Mexico has long been Canada’s go-to destination for holiday makers, and for good reason. Delicious food, friendly people, rich history, lovely beaches and stunning landscapes make this one of the most desirable travel destinations on Earth. But most people who come to this enchanting nation don’t actually get to see it. They get stuck inside their gated 5-star hotel and barely get the chance to peel themselves from the swimming pool long enough to order a hamburger and fries.
This is what Mexico has become, and it’s no surprise given the amazing discounts on offer to North Americans when booking an all-inclusive holiday down south. Huge resort chains buy up all of the cheap flights from Canada to the major airports in Mexico. This makes it much harder for those who want to visit the country independently. But it is possible! In fact, you can visit Mexico for less than the cost of an all-inclusive resort, eat better, experience more culture and stay in nicer rooms. You just need to know where to look and how to do it.
By visiting the country on your own steam and planning your own itinerary, you’ll not only save money, but you’ll have a much more intimate experience with Mexico and it’s people.
Let’s look at the pros of these different types of holidays:
Pros of All-Inclusive
- You know exactly what you’ll be spending on your trip because everything is included
- There are some great deals on all-inclusive holidays
- You don’t have to worry about anything. You’ll be waited on hand and foot.
- You can drink as much as you want without ever having to take out your wallet
- Free entertainment every day and night
Pros of Independent
- You will eat authentic Mexican food
- You will meet Mexican people (not just those who are employed at the resort)
- You’ll get to explore Mexico
- You can choose your flight times to arrive early and leave late. Many resort flights have you arriving in the evening and departing in the morning, effectively robbing you of a vacation day!
- Everything is cheaper outside of resort towns (yes, the entire town is more expensive)
- You’ll see authentic regional dance and music, rather than being force-fed Mariachi! (Mariachi is only traditionally found in Mexico City and Guadalajara)
- You can pick from hundreds of restaurants
- Your hotel room will be nicer (resort rooms are usually cookie-cutters)
- You can go out at night and party with Mexicans
- You can go shopping and pay a reasonable price for goods, not the high resort price
- You can meet and learn from other travellers and locals who know a lot about Mexico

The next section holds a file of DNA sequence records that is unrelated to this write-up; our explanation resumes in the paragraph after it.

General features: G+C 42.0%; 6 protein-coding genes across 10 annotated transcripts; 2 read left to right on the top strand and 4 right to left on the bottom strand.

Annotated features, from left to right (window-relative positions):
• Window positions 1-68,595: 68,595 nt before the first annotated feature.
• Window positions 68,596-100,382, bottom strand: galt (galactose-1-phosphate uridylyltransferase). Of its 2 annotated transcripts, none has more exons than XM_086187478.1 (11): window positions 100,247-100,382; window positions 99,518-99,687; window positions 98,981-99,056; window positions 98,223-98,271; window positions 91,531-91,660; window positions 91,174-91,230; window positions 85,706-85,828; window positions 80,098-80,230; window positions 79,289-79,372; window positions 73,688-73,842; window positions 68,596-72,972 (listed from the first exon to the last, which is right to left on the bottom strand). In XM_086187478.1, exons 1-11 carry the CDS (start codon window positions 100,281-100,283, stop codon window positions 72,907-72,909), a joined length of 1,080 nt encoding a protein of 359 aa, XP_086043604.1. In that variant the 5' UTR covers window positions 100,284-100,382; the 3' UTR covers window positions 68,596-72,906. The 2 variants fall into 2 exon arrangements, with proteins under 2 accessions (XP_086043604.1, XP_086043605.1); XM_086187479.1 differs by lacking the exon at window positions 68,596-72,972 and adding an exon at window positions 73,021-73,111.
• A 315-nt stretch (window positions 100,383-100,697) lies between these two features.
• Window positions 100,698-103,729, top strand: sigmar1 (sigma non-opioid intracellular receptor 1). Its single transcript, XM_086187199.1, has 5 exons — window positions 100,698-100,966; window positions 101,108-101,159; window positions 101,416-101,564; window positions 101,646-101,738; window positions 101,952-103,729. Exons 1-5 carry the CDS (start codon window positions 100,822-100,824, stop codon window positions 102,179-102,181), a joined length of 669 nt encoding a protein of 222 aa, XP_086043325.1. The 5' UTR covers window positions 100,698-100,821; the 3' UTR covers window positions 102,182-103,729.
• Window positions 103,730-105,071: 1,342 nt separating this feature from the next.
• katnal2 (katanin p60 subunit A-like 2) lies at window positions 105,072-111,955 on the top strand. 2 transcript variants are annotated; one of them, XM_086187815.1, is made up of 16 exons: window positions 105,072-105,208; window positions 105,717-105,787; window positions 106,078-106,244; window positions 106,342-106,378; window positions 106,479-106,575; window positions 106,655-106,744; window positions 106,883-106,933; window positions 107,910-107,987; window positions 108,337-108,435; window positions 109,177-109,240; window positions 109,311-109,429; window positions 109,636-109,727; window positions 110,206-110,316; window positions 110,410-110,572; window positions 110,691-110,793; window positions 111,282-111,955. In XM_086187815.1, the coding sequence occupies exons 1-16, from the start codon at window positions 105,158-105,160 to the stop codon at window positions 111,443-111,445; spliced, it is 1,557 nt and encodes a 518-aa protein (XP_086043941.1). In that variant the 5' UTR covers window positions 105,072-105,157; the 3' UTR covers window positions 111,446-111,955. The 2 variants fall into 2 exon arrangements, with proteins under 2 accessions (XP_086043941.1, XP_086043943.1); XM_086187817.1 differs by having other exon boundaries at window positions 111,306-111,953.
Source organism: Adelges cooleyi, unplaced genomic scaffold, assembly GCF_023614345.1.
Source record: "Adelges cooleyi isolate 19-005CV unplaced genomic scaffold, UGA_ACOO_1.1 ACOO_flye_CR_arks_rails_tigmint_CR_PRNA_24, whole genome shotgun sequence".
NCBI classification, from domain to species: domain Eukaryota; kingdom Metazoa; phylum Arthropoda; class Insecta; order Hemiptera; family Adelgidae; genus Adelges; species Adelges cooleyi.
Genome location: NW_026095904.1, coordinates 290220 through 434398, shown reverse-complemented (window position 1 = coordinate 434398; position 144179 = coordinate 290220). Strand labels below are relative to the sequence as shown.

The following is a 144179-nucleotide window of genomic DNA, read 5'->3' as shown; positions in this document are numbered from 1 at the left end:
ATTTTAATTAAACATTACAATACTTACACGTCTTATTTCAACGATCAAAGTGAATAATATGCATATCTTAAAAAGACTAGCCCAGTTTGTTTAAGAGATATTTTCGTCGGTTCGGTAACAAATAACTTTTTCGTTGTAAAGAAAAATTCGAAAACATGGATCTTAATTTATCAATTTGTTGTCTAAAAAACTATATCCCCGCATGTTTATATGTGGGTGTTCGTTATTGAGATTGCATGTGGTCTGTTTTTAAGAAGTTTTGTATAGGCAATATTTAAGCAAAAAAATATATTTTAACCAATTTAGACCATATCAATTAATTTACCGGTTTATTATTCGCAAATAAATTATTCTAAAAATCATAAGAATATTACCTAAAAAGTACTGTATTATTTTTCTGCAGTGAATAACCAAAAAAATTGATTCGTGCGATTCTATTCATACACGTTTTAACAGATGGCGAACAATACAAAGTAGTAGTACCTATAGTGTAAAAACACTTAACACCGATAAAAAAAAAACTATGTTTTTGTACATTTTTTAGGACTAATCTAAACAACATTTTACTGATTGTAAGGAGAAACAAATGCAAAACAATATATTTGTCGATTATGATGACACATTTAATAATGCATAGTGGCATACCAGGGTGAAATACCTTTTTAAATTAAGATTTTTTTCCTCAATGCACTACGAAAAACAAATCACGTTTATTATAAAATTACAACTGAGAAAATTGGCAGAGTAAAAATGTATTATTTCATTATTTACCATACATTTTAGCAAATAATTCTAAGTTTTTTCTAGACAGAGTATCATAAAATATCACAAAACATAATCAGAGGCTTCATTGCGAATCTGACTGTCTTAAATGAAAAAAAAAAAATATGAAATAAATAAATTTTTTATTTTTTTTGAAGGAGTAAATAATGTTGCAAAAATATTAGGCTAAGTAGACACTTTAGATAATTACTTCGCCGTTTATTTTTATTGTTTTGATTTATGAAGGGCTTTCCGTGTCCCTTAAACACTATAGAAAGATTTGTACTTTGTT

- You’ll be forced to learn some Spanish
- You can actually say you’ve been to Mexico!
Clearly there are a lot of pros to travelling independently in Mexico. Once you’ve experienced this type of holiday, you’ll never want to go back to another resort. But what about the expenses?
Let’s break down the costs:
The average 7 night, all-inclusive holiday package will cost about $1,600 including food, drinks, flights and accommodation. That’s a hard bargain to beat! Lets see if we can do it.
This is where you’ll spend most of your budget. It’s hard to beat those flight / accommodation packages that the resorts offer. If we’re going to beat that $1,600 price bracket, we’re going to have to get a little bit creative with your flights.
Here are some tips to saving money on flights to Mexico:
- Visit in the shoulder or off-season: Flights can be as much as 50% less in the off-season and the weather is often just as good! You can’t predict weather these days, but you can predict flight costs
- Book your flights in advance: Generally about 3 months before departure is the cheapest time to book your flights.
- Clear your browser cache when searching for flights: Believe it or not, some flight search engines actually remember your computer. If you keep checking back on the same flight, they’ll jack the price up because they know you’ll buy if you see it going up! Sounds like fraud, but there’s an easy way to avoid it. Be sure to clear your cache when searching for your flights.
- Check multiple booking engines: You may have your favourite flight booking engine, but don’t be too loyal. Often FareCompare.com and Expedia.com have the best prices, but not always. You can save hundreds of dollars by searching around.
Using the tips above, you should be able to find a great deal on a flight into Mexico. Based on searches for flights in the shoulder season (October-November or February – March):
1 Return flight to Cancun will cost about $500.
You may be surprised at the great value of hotel rooms in Mexico. You can find beautiful, spanish-style double rooms for just $40 / night including breakfast. Some hotels, hostels and B&B’s include free cooking classes, salsa lessons and yoga. What a deal!
Hotel: $40 / night x 7 nights = $280